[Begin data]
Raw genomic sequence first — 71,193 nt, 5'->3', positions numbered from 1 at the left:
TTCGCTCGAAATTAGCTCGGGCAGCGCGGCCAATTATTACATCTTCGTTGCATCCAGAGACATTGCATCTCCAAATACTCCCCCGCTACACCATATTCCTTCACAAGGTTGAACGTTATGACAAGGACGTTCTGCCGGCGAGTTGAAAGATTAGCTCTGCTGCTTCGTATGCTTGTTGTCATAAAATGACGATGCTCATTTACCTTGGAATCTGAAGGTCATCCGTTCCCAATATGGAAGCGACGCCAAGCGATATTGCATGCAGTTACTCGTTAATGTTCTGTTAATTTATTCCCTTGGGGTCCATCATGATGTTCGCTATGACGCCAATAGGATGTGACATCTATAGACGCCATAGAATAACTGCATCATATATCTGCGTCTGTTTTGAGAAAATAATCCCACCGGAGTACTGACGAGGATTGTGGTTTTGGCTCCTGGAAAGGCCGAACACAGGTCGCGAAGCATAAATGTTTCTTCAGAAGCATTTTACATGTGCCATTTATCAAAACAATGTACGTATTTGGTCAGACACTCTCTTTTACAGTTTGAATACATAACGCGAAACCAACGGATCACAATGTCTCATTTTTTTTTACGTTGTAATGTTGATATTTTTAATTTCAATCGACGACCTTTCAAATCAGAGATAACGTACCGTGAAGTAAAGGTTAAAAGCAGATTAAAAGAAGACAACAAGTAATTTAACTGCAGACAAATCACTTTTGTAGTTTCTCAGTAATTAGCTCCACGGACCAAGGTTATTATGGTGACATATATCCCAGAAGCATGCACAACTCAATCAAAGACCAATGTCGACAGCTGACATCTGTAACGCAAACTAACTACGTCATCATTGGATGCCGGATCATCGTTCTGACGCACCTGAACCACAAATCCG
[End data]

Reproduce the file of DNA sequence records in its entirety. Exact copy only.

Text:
Raw genomic sequence first — 71,193 nt, 5'->3', positions numbered from 1 at the left:
TTCGCTCGAAATTAGCTCGGGCAGCGCGGCCAATTATTACATCTTCGTTGCATCCAGAGACATTGCATCTCCAAATACTCCCCCGCTACACCATATTCCTTCACAAGGTTGAACGTTATGACAAGGACGTTCTGCCGGCGAGTTGAAAGATTAGCTCTGCTGCTTCGTATGCTTGTTGTCATAAAATGACGATGCTCATTTACCTTGGAATCTGAAGGTCATCCGTTCCCAATATGGAAGCGACGCCAAGCGATATTGCATGCAGTTACTCGTTAATGTTCTGTTAATTTATTCCCTTGGGGTCCATCATGATGTTCGCTATGACGCCAATAGGATGTGACATCTATAGACGCCATAGAATAACTGCATCATATATCTGCGTCTGTTTTGAGAAAATAATCCCACCGGAGTACTGACGAGGATTGTGGTTTTGGCTCCTGGAAAGGCCGAACACAGGTCGCGAAGCATAAATGTTTCTTCAGAAGCATTTTACATGTGCCATTTATCAAAACAATGTACGTATTTGGTCAGACACTCTCTTTTACAGTTTGAATACATAACGCGAAACCAACGGATCACAATGTCTCATTTTTTTTTACGTTGTAATGTTGATATTTTTAATTTCAATCGACGACCTTTCAAATCAGAGATAACGTACCGTGAAGTAAAGGTTAAAAGCAGATTAAAAGAAGACAACAAGTAATTTAACTGCAGACAAATCACTTTTGTAGTTTCTCAGTAATTAGCTCCACGGACCAAGGTTATTATGGTGACATATATCCCAGAAGCATGCACAACTCAATCAAAGACCAATGTCGACAGCTGACATCTGTAACGCAAACTAACTACGTCATCATTGGATGCCGGATCATCGTTCTGACGCACCTGAACCACAAATCCG